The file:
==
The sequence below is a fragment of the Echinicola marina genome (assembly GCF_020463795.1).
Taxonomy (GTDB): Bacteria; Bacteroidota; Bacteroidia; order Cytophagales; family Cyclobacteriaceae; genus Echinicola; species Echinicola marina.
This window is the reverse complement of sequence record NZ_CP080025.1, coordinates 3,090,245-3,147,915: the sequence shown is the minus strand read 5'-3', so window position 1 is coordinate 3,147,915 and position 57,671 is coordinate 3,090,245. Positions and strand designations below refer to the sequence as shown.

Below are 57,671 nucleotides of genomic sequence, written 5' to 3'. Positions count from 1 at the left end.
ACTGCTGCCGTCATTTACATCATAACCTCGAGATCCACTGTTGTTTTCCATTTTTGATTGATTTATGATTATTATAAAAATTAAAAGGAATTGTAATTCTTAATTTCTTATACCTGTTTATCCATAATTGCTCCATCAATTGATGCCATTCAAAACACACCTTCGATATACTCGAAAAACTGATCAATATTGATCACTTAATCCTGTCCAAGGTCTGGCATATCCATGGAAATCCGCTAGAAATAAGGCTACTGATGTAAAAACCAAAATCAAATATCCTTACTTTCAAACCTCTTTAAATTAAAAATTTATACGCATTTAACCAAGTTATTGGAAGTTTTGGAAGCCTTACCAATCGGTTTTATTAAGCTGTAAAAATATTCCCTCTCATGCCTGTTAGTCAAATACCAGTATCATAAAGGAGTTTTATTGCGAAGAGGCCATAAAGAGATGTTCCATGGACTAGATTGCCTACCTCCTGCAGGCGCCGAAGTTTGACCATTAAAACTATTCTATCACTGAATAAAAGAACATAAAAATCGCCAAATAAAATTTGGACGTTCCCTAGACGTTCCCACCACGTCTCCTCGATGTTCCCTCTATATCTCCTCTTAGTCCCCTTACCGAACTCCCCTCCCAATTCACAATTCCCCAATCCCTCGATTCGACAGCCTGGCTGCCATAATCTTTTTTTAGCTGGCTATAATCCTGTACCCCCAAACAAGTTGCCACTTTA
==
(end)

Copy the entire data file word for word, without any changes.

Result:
The sequence below is a fragment of the Echinicola marina genome (assembly GCF_020463795.1).
Taxonomy (GTDB): Bacteria; Bacteroidota; Bacteroidia; order Cytophagales; family Cyclobacteriaceae; genus Echinicola; species Echinicola marina.
This window is the reverse complement of sequence record NZ_CP080025.1, coordinates 3,090,245-3,147,915: the sequence shown is the minus strand read 5'-3', so window position 1 is coordinate 3,147,915 and position 57,671 is coordinate 3,090,245. Positions and strand designations below refer to the sequence as shown.

Below are 57,671 nucleotides of genomic sequence, written 5' to 3'. Positions count from 1 at the left end.
ACTGCTGCCGTCATTTACATCATAACCTCGAGATCCACTGTTGTTTTCCATTTTTGATTGATTTATGATTATTATAAAAATTAAAAGGAATTGTAATTCTTAATTTCTTATACCTGTTTATCCATAATTGCTCCATCAATTGATGCCATTCAAAACACACCTTCGATATACTCGAAAAACTGATCAATATTGATCACTTAATCCTGTCCAAGGTCTGGCATATCCATGGAAATCCGCTAGAAATAAGGCTACTGATGTAAAAACCAAAATCAAATATCCTTACTTTCAAACCTCTTTAAATTAAAAATTTATACGCATTTAACCAAGTTATTGGAAGTTTTGGAAGCCTTACCAATCGGTTTTATTAAGCTGTAAAAATATTCCCTCTCATGCCTGTTAGTCAAATACCAGTATCATAAAGGAGTTTTATTGCGAAGAGGCCATAAAGAGATGTTCCATGGACTAGATTGCCTACCTCCTGCAGGCGCCGAAGTTTGACCATTAAAACTATTCTATCACTGAATAAAAGAACATAAAAATCGCCAAATAAAATTTGGACGTTCCCTAGACGTTCCCACCACGTCTCCTCGATGTTCCCTCTATATCTCCTCTTAGTCCCCTTACCGAACTCCCCTCCCAATTCACAATTCCCCAATCCCTCGATTCGACAGCCTGGCTGCCATAATCTTTTTTTAGCTGGCTATAATCCTGTACCCCCAAACAAGTTGCCACTTTA